Monday, March 17, 2014

Hate crime or freedom of speech?

As three freshmen kicked out of their fraternity await a ruling from the University of Mississippi’s judicial council, a public debate has arisen as to whether the act of hanging a noose and an old Georgia flag on the James Meredith statue on campus is protected by the First Amendment.

Sigma Phi Epsilon fraternity kicked the three out, and the national headquarters has suspended the chapter pending a full investigation of how such members made it through the recruitment process.

The line between free speech and hate speech is blurry in places, according to some legal experts.

“There’ve been volumes written by judges about where that line is, and there’s not a hard and fast line to say, ‘This is protected and this is not,’” said former Supreme Court Justice George Carlson of Batesville.

Last week, officials said there didn’t seem to be a law that would categorize the act as a crime. On Friday, the FBI said it would be taking over the investigation to see if there were any grounds for a federal charge.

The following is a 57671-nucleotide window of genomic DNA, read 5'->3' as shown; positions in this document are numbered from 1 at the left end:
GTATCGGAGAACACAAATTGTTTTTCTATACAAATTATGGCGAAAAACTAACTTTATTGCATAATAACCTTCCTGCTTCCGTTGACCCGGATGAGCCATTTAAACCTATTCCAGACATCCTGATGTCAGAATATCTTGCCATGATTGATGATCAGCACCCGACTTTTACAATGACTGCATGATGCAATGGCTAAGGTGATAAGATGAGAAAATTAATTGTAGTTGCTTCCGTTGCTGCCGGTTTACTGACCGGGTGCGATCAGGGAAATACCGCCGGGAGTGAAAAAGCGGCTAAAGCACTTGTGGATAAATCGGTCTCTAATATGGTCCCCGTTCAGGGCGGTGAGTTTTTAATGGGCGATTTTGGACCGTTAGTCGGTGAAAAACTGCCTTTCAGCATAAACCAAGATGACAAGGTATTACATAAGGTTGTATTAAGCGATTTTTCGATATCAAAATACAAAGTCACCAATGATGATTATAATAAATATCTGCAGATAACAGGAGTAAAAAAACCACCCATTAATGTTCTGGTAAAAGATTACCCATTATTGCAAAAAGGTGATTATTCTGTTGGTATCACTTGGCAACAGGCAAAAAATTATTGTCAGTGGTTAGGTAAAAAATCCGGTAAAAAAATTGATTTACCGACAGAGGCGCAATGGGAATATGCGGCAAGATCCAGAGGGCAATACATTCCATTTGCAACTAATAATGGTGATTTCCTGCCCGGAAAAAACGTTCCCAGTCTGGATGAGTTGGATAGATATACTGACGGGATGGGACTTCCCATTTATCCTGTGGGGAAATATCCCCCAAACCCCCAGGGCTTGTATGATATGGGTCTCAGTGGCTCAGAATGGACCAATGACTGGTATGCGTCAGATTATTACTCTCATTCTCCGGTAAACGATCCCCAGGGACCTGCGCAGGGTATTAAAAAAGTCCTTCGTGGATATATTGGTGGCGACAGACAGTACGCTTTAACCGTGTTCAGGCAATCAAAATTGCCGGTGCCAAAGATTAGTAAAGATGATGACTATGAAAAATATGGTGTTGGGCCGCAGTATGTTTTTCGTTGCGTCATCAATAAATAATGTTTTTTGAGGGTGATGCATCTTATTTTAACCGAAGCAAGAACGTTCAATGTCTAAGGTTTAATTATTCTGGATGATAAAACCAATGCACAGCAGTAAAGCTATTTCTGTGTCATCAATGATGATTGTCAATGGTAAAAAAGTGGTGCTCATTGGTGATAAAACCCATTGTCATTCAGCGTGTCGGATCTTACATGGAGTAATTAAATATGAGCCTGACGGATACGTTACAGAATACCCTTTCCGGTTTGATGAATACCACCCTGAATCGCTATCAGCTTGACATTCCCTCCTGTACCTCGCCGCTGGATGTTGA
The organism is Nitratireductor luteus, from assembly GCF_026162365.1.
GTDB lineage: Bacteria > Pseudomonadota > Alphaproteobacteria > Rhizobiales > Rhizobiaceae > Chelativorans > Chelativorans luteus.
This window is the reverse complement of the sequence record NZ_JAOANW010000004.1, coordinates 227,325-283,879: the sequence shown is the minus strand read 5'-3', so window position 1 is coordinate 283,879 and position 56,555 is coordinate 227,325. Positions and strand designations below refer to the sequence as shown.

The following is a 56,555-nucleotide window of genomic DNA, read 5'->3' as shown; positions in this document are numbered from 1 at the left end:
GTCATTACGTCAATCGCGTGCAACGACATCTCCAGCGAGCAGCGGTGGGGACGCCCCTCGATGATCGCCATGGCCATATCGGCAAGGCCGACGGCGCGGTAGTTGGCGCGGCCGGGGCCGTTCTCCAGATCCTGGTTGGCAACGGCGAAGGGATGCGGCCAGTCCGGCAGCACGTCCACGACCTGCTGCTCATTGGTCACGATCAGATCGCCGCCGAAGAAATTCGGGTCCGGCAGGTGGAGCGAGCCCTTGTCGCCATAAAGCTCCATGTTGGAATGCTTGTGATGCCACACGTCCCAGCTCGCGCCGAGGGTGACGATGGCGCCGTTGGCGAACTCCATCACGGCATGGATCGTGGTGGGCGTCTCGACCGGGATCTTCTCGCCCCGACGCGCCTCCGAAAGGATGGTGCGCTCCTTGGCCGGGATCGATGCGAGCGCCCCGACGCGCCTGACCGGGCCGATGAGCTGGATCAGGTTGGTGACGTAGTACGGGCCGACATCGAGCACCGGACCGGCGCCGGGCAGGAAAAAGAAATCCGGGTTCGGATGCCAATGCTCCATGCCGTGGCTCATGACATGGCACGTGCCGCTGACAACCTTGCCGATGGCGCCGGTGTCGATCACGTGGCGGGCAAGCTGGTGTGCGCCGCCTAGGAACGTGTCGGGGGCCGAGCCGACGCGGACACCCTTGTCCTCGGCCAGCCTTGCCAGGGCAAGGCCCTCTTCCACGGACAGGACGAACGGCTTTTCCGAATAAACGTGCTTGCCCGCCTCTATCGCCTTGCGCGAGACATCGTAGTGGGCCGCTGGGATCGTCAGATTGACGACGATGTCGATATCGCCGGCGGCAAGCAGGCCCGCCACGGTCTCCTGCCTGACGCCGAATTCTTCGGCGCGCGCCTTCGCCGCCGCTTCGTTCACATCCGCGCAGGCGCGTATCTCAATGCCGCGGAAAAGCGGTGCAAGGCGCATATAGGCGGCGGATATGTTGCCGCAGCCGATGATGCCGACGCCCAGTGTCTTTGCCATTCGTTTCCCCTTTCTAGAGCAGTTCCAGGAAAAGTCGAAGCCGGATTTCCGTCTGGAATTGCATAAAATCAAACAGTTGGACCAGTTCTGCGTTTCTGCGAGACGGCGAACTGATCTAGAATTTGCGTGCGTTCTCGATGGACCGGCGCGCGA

Anonymous said...

Stupid yes, I crime NO. Everyone is too sensitive these days.

Disillusioned said...

In order to consider what action should be taken simply revere the racial roles and see if the same decision would be made.

Disillusioned said...

Reverse not revere

Anonymous said...

I hate to point out the obvious but...

"Hate speech" IS free speech: The U.S. Supreme Court stated the general rule regarding protected speech in Texas v. Johnson (109 S.Ct. at 2544), when it held: "The government may not prohibit the verbal or nonverbal expression of an idea merely because society finds the idea offensive or disagreeable."

Federal courts have consistently followed this. Said Virginia federal district judge Claude Hilton: "The First Amendment does not recognize exceptions for bigotry, racism, and religious intolerance or ideas or matters some may deem trivial, vulgar or profane."